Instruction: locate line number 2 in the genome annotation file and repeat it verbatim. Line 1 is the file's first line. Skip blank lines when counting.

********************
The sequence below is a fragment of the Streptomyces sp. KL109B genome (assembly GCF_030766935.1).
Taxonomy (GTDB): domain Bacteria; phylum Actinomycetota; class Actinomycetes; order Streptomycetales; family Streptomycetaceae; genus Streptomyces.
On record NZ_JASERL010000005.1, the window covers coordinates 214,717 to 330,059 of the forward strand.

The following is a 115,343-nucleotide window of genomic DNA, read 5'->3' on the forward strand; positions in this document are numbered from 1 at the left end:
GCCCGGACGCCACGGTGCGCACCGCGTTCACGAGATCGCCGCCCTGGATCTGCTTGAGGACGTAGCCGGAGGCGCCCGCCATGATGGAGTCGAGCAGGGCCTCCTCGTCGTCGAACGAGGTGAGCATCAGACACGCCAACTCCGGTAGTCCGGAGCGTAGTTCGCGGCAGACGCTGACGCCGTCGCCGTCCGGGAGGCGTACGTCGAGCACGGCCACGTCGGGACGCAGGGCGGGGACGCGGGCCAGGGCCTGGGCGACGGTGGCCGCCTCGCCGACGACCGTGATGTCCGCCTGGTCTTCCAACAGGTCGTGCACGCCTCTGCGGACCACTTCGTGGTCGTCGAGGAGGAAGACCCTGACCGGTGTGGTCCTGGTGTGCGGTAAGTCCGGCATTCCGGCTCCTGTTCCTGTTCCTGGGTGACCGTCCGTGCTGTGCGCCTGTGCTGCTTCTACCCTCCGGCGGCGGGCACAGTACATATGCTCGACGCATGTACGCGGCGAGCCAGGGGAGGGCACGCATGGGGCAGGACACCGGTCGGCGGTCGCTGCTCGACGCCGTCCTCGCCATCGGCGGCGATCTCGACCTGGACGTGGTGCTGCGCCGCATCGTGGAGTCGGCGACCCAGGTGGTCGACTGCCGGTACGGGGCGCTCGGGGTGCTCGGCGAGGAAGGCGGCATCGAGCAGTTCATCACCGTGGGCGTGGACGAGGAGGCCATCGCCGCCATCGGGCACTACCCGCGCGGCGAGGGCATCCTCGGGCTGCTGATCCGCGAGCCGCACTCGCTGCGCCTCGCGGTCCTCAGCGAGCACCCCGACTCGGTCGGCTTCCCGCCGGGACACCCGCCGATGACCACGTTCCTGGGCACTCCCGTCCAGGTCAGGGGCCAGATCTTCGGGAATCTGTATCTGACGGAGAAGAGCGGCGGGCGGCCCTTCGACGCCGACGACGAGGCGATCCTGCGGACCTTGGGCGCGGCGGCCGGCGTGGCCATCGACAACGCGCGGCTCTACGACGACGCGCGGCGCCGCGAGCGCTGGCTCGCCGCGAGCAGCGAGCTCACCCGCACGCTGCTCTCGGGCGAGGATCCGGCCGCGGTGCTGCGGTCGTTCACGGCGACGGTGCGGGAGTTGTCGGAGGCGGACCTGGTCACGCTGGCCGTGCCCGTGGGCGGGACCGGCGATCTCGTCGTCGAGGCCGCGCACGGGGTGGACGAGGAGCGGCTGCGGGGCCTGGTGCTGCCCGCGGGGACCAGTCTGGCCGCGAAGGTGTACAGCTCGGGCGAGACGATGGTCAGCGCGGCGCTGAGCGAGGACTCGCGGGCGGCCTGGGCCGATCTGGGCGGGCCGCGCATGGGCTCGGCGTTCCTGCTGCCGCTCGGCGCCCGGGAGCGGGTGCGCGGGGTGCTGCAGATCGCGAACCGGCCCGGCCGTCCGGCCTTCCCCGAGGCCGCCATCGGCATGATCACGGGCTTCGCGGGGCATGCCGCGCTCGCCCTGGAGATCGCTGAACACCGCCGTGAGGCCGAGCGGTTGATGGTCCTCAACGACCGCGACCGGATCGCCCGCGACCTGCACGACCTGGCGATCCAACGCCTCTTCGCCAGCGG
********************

Taxonomy (GTDB): domain Bacteria; phylum Actinomycetota; class Actinomycetes; order Streptomycetales; family Streptomycetaceae; genus Streptomyces.